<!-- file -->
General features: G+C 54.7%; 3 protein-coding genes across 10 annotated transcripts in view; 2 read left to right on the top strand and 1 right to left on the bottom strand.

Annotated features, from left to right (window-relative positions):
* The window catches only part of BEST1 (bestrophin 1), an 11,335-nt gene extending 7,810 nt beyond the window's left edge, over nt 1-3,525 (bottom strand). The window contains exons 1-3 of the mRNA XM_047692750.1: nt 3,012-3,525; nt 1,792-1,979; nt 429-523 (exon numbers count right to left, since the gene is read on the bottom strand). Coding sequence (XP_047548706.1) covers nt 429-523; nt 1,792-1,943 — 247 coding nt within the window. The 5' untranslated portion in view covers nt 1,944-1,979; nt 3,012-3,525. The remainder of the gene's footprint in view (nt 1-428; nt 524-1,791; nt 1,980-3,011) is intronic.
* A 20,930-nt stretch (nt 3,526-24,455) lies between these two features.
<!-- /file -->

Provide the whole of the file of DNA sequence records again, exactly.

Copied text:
General features: G+C 54.7%; 3 protein-coding genes across 10 annotated transcripts in view; 2 read left to right on the top strand and 1 right to left on the bottom strand.

Annotated features, from left to right (window-relative positions):
* The window catches only part of BEST1 (bestrophin 1), an 11,335-nt gene extending 7,810 nt beyond the window's left edge, over nt 1-3,525 (bottom strand). The window contains exons 1-3 of the mRNA XM_047692750.1: nt 3,012-3,525; nt 1,792-1,979; nt 429-523 (exon numbers count right to left, since the gene is read on the bottom strand). Coding sequence (XP_047548706.1) covers nt 429-523; nt 1,792-1,943 — 247 coding nt within the window. The 5' untranslated portion in view covers nt 1,944-1,979; nt 3,012-3,525. The remainder of the gene's footprint in view (nt 1-428; nt 524-1,791; nt 1,980-3,011) is intronic.
* A 20,930-nt stretch (nt 3,526-24,455) lies between these two features.